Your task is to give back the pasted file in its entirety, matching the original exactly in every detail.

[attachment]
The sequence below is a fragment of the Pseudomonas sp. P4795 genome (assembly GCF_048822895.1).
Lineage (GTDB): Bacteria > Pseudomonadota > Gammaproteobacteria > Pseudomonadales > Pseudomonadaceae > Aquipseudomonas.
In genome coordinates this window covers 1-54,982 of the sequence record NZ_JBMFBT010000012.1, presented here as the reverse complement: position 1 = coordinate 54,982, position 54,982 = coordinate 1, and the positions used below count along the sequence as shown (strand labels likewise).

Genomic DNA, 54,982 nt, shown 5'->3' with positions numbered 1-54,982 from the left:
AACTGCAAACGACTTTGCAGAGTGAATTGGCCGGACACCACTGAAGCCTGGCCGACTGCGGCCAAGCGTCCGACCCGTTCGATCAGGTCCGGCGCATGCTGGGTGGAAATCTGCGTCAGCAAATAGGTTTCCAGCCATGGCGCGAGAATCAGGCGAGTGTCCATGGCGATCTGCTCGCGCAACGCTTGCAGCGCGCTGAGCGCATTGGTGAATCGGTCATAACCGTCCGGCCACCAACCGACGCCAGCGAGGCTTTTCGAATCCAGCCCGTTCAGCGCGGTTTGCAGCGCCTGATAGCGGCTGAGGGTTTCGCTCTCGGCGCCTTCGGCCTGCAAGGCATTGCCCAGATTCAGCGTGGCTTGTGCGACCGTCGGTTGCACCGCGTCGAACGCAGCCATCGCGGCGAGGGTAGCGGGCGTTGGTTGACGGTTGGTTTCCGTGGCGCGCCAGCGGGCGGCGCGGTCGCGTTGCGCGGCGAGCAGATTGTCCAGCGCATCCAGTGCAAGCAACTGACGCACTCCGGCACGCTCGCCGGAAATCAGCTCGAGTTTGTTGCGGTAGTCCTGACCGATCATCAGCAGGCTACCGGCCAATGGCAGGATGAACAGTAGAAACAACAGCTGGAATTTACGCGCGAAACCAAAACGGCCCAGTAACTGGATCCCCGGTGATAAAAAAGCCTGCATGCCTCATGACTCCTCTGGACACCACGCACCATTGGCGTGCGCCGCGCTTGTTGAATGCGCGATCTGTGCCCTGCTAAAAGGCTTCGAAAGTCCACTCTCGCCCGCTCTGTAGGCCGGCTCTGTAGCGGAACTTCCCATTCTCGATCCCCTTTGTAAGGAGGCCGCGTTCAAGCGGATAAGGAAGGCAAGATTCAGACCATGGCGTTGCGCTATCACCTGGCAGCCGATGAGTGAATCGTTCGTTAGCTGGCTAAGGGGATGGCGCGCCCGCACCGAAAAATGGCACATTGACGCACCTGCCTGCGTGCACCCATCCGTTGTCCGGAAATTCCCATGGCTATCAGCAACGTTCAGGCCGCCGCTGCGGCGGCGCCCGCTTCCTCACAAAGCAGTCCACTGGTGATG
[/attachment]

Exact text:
The sequence below is a fragment of the Pseudomonas sp. P4795 genome (assembly GCF_048822895.1).
Lineage (GTDB): Bacteria > Pseudomonadota > Gammaproteobacteria > Pseudomonadales > Pseudomonadaceae > Aquipseudomonas.
In genome coordinates this window covers 1-54,982 of the sequence record NZ_JBMFBT010000012.1, presented here as the reverse complement: position 1 = coordinate 54,982, position 54,982 = coordinate 1, and the positions used below count along the sequence as shown (strand labels likewise).

Genomic DNA, 54,982 nt, shown 5'->3' with positions numbered 1-54,982 from the left:
AACTGCAAACGACTTTGCAGAGTGAATTGGCCGGACACCACTGAAGCCTGGCCGACTGCGGCCAAGCGTCCGACCCGTTCGATCAGGTCCGGCGCATGCTGGGTGGAAATCTGCGTCAGCAAATAGGTTTCCAGCCATGGCGCGAGAATCAGGCGAGTGTCCATGGCGATCTGCTCGCGCAACGCTTGCAGCGCGCTGAGCGCATTGGTGAATCGGTCATAACCGTCCGGCCACCAACCGACGCCAGCGAGGCTTTTCGAATCCAGCCCGTTCAGCGCGGTTTGCAGCGCCTGATAGCGGCTGAGGGTTTCGCTCTCGGCGCCTTCGGCCTGCAAGGCATTGCCCAGATTCAGCGTGGCTTGTGCGACCGTCGGTTGCACCGCGTCGAACGCAGCCATCGCGGCGAGGGTAGCGGGCGTTGGTTGACGGTTGGTTTCCGTGGCGCGCCAGCGGGCGGCGCGGTCGCGTTGCGCGGCGAGCAGATTGTCCAGCGCATCCAGTGCAAGCAACTGACGCACTCCGGCACGCTCGCCGGAAATCAGCTCGAGTTTGTTGCGGTAGTCCTGACCGATCATCAGCAGGCTACCGGCCAATGGCAGGATGAACAGTAGAAACAACAGCTGGAATTTACGCGCGAAACCAAAACGGCCCAGTAACTGGATCCCCGGTGATAAAAAAGCCTGCATGCCTCATGACTCCTCTGGACACCACGCACCATTGGCGTGCGCCGCGCTTGTTGAATGCGCGATCTGTGCCCTGCTAAAAGGCTTCGAAAGTCCACTCTCGCCCGCTCTGTAGGCCGGCTCTGTAGCGGAACTTCCCATTCTCGATCCCCTTTGTAAGGAGGCCGCGTTCAAGCGGATAAGGAAGGCAAGATTCAGACCATGGCGTTGCGCTATCACCTGGCAGCCGATGAGTGAATCGTTCGTTAGCTGGCTAAGGGGATGGCGCGCCCGCACCGAAAAATGGCACATTGACGCACCTGCCTGCGTGCACCCATCCGTTGTCCGGAAATTCCCATGGCTATCAGCAACGTTCAGGCCGCCGCTGCGGCGGCGCCCGCTTCCTCACAAAGCAGTCCACTGGTGATG